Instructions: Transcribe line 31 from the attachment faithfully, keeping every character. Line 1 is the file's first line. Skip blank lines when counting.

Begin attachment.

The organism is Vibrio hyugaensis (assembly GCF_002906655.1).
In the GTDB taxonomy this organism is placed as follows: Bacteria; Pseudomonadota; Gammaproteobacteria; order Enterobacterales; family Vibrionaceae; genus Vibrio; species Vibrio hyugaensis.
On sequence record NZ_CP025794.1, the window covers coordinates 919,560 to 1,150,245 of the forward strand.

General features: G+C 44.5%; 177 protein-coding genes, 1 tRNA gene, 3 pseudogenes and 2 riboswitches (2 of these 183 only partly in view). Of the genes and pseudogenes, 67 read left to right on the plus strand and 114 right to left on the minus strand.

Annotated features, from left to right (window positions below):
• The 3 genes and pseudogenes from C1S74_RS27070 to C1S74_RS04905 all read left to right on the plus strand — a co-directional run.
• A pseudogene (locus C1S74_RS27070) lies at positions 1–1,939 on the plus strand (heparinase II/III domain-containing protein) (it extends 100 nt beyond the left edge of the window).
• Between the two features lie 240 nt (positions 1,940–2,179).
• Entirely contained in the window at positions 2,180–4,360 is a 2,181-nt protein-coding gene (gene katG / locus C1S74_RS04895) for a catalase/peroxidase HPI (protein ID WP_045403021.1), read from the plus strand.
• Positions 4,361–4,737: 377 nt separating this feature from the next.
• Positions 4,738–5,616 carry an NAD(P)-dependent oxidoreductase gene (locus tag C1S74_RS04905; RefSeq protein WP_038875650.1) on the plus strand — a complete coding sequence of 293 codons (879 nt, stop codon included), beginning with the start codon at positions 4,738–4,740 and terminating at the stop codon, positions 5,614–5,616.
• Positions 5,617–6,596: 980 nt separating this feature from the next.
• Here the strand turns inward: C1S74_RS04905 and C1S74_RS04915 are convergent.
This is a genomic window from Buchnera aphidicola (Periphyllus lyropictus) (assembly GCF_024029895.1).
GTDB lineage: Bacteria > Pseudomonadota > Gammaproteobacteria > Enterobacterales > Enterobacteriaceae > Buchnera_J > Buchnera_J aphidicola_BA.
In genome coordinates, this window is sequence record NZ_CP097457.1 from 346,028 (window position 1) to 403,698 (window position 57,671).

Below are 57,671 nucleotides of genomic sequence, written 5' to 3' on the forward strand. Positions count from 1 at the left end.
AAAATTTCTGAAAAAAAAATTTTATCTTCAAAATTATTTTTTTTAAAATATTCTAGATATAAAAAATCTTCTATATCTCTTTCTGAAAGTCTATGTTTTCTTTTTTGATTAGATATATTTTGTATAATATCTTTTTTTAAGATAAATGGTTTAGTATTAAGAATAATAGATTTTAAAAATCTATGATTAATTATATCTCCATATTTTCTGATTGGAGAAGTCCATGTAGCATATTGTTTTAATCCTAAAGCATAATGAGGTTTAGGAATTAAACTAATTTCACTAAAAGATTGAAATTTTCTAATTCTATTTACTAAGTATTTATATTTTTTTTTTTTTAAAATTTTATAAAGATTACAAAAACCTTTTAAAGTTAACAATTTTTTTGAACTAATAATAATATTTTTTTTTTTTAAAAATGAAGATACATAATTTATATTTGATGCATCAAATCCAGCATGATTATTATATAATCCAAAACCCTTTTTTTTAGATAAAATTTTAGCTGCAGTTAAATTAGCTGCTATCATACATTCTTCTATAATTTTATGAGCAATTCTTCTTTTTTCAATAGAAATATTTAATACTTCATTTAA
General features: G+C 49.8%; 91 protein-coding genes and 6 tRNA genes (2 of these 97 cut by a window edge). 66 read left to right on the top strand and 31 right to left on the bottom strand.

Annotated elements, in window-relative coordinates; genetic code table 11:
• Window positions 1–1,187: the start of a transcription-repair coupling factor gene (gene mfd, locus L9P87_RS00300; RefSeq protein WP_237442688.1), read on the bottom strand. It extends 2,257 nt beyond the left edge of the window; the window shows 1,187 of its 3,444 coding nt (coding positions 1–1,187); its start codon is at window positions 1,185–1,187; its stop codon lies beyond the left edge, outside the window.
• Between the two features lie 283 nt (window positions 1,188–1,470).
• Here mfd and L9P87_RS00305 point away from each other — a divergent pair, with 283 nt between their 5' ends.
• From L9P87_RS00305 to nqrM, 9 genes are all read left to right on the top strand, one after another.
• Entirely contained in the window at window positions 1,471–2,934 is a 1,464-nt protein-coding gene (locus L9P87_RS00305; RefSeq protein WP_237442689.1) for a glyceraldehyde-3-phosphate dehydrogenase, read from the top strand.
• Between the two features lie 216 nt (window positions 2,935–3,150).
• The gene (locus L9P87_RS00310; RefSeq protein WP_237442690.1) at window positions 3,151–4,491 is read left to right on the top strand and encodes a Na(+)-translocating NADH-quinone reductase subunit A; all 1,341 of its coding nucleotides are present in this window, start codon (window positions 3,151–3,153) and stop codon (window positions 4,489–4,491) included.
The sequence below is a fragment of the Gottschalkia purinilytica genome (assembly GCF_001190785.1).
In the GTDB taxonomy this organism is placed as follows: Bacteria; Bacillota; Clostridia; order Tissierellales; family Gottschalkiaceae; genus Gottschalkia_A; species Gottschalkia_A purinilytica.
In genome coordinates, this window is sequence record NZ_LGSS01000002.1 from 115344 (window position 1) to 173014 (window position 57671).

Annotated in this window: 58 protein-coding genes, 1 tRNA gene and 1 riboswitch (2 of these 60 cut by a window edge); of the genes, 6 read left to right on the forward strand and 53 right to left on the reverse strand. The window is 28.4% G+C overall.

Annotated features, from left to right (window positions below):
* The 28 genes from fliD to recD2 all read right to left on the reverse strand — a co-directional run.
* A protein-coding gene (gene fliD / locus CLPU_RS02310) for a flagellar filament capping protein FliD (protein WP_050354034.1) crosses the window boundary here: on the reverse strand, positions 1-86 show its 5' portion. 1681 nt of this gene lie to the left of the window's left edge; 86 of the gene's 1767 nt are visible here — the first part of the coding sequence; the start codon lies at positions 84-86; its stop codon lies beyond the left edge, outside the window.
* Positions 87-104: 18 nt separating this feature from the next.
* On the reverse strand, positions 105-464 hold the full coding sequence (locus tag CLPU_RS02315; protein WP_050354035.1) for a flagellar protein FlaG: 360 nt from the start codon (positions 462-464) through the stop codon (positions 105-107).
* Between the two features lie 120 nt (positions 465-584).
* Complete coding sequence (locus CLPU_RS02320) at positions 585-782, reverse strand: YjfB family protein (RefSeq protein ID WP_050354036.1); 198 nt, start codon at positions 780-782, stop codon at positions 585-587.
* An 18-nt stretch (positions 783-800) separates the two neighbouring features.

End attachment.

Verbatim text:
Annotated in this window: 58 protein-coding genes, 1 tRNA gene and 1 riboswitch (2 of these 60 cut by a window edge); of the genes, 6 read left to right on the forward strand and 53 right to left on the reverse strand. The window is 28.4% G+C overall.